LabHelper is a general-purpose
data acquisition program for macOS. LabHelper interfaces with the following external serial A-D converters:
- The Sable UI2 and UI3 (the latter has not been thoroughly tested in-use-with-real-data with LabHelper) have 8 channels of 16-bit A-D conversion (plus
or minus 5 volt range) and 4 channels for temperature inputs
using special thermistors; these can also be used for voltage inputs (0-5
volts), or current, or resistance measures. The UI2 / UI3 has 8 digital outputs that can switch external
devices, and two analog voltage outputs. LabHelper sets the UI2 / UI3 to run
at 115,200 baud for fast communications. A USB to serial
converter is necessary to use the UI2 or any serial device; the Keyspan
units work well; others do not (for unknown reasons). The UI3 uses a direct USB connection. This works automatically on newer OS X/MacOS versions; on older versions it requires installation of the appropriate FTDI drivers (http://www.ftdichip.com/Drivers/VCP.htm ).
- DataTakers (several models) are quite sophisticated (but slower than the Sable units). They have a variable number of analog input channels, depending on
which model is used and whether any extension modules are attached. They can
also read thermocouples directly (i.e., they return a temperature instead
of the microvoltage potential). Several digital outputs to switch external devices
are also available (depending on model). As for the UI2, a USB to serial
converter is required to communicate with a DataTaker; the Keyspan
units work well; others do not. Wiring of the cable between the computer and the DataTaker is more complex than with the UI-2 (but is clearly described in the DataTaker manual).
- The Advantech ADAM system is a series of inexpensive modules that can be combined as needed. To use this system, you need an ADAM-4019 module as the 'base' unit; it has 8 inputs that can read volts or thermocouples. If you need to control external devices that respond to digital signals, add an ADAM-4050. If you need more inputs, you can add 8 more voltage or thermocouple inputs with a second ADAM-4019, or 8 additional voltage inputs with an ADAM-4017. As for the UI2 and DataTakers, a USB to serial
converter is required to communicate with ADAM units; the Keyspan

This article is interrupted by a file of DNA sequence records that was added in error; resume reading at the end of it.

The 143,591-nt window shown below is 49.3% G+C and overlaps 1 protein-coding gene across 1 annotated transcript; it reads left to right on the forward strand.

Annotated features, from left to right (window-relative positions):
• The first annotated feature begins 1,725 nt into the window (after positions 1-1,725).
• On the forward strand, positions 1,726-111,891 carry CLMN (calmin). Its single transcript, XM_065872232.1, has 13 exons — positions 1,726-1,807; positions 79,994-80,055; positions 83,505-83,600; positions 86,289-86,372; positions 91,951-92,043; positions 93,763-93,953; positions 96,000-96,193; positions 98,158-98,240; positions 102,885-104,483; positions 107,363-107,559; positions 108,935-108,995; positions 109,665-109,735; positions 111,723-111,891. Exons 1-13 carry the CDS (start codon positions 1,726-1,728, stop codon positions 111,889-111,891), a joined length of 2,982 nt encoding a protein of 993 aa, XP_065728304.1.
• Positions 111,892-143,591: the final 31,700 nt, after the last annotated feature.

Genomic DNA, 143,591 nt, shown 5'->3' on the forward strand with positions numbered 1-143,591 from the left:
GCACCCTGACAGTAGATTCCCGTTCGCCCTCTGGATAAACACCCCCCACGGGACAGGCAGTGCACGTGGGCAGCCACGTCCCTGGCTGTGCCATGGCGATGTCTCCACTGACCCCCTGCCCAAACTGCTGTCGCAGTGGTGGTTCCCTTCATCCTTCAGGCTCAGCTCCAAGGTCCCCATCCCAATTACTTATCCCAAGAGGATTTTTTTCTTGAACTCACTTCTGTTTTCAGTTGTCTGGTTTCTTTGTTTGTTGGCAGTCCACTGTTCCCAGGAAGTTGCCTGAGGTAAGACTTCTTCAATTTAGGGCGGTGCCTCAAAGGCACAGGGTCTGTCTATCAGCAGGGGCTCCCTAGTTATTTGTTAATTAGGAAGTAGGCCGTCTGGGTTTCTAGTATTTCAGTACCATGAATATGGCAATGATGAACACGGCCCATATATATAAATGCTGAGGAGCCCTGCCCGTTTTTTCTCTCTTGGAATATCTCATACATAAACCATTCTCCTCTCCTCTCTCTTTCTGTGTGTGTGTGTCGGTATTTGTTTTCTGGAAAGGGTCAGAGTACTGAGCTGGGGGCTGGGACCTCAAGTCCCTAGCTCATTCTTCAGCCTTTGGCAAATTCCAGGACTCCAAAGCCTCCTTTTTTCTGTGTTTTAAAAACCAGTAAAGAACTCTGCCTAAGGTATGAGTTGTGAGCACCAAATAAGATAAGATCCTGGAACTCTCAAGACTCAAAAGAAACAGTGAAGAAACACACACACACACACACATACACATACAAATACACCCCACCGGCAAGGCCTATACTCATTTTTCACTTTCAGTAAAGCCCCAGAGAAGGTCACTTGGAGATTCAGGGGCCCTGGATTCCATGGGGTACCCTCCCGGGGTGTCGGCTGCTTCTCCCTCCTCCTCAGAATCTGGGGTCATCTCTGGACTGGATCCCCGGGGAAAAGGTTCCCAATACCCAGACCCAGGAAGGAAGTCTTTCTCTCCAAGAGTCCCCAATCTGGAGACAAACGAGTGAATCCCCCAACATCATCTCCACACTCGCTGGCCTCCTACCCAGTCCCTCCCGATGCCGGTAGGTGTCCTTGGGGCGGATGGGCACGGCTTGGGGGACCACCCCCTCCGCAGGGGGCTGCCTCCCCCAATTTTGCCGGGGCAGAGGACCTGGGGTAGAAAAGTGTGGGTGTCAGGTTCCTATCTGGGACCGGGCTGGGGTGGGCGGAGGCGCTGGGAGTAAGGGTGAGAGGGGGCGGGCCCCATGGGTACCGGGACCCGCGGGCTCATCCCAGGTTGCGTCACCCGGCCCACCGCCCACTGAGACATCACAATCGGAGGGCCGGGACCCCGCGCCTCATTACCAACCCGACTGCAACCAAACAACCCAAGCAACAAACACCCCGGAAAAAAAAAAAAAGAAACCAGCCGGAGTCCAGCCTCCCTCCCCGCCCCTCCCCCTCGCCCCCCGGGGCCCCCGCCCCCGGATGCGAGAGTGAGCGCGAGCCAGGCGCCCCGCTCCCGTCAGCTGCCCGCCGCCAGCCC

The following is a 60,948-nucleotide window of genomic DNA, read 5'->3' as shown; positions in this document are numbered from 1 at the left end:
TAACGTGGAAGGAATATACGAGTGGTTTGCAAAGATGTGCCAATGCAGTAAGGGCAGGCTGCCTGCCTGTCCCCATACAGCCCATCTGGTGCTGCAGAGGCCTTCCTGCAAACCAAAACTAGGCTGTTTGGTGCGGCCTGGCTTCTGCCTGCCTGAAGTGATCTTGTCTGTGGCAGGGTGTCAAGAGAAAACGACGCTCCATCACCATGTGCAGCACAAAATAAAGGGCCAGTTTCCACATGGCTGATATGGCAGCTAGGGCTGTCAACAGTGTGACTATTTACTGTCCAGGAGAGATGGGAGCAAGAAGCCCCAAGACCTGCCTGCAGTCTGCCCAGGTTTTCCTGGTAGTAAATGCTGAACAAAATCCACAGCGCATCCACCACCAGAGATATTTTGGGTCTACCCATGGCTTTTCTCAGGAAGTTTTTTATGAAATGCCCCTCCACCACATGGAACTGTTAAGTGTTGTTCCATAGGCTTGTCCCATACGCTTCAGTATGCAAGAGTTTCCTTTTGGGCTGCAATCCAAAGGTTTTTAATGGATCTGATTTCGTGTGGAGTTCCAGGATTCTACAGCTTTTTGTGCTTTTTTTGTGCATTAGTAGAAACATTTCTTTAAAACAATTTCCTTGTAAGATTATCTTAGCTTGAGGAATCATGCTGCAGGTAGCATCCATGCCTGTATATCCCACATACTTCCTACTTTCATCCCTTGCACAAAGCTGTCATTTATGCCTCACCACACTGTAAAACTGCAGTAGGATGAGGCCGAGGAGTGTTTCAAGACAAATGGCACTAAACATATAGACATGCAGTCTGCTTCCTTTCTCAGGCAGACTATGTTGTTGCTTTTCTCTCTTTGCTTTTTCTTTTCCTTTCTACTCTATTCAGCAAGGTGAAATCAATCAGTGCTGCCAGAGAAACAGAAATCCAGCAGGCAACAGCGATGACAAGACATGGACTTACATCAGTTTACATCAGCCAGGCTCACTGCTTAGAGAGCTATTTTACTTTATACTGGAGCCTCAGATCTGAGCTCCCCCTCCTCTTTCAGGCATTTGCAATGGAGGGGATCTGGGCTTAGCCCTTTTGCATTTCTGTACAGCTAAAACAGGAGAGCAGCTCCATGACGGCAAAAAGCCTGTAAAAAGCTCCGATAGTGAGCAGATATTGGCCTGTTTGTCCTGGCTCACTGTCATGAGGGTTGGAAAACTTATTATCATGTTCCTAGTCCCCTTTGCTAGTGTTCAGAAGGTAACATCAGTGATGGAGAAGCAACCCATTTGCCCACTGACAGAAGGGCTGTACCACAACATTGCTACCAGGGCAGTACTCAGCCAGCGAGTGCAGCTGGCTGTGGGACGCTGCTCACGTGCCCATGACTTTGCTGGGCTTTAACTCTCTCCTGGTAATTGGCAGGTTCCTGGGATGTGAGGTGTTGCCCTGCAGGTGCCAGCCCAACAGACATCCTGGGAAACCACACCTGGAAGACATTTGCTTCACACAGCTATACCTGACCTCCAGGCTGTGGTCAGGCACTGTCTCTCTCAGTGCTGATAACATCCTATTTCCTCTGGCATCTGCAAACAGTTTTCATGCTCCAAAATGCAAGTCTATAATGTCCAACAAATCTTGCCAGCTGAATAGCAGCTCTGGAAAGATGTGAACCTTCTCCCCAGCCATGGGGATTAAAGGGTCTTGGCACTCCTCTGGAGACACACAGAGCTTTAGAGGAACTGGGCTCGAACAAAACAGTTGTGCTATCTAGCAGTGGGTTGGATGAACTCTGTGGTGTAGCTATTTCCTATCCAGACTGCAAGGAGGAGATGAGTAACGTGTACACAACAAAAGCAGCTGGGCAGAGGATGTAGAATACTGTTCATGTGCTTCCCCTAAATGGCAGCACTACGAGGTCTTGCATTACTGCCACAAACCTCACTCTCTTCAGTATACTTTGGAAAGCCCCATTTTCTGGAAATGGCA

units work well; others do not. You will also need an RS485 to RS232 converter, as the ADAM modules use the RS485 protocol; a converter costs $10-$20 (or more if you want...). Only two wires are needed to connect the computer to the ADAM units, and the power can be any DC voltage from 10-30 V. The ADAM system is versatile, inexpensive, but not very fast: the maximum sampling rate is 10/sec for all channels combined.
A simulated A-D converter is used in the Test Mode option.
No A-D hardware is needed to explore the software.
LabHelper can also read text data (serial streaming) from instruments with this ability.
LabHelper stores data in a floating-point format with a precision of roughly 8 decimal digits. This saves considerable disk and memory space
compared to storage at higher precisions, but provides somewhat lower numeric
resolution. For example, in 8-digit precision (but not 10-digit precision)
the numbers 12445.239 and 12445.23914 are 'identical'. This minor
limitation should pose few problems to the average user, especially because the accuracy of most data is considerably less
than can be represented in even 6 decimal digits. A 16-bit analog-to-digital
converter working optimally can resolve one part in 65,535, for example -- five decimal digits.
LabHelper was written in FBtoC
Chappell (a.k.a. 'Warthog Systems', with apologies
Shelton) with facilities provided by the University of California, Riverside. No warranty of any kind is offered or implied.
LabHelper is NOT a commercial product and may not be sold or copied for
commercial purposes. If you have questions you may contact me at the
Biology Department, U.C. Riverside, Riverside, CA 92521. My
email address is: email@example.com
thanks are due to Chris Stazny and Andy
Gariepy of STAZ Software,
who generously provided vital assistance in many ways.
The late, great Robert Purves
was extremely helpful in interfacing serial devices, provided the code for the expression evaluator, and generally was a wonderful resource. I also got a lot of assistance from the folks in the FBtoC discussion group.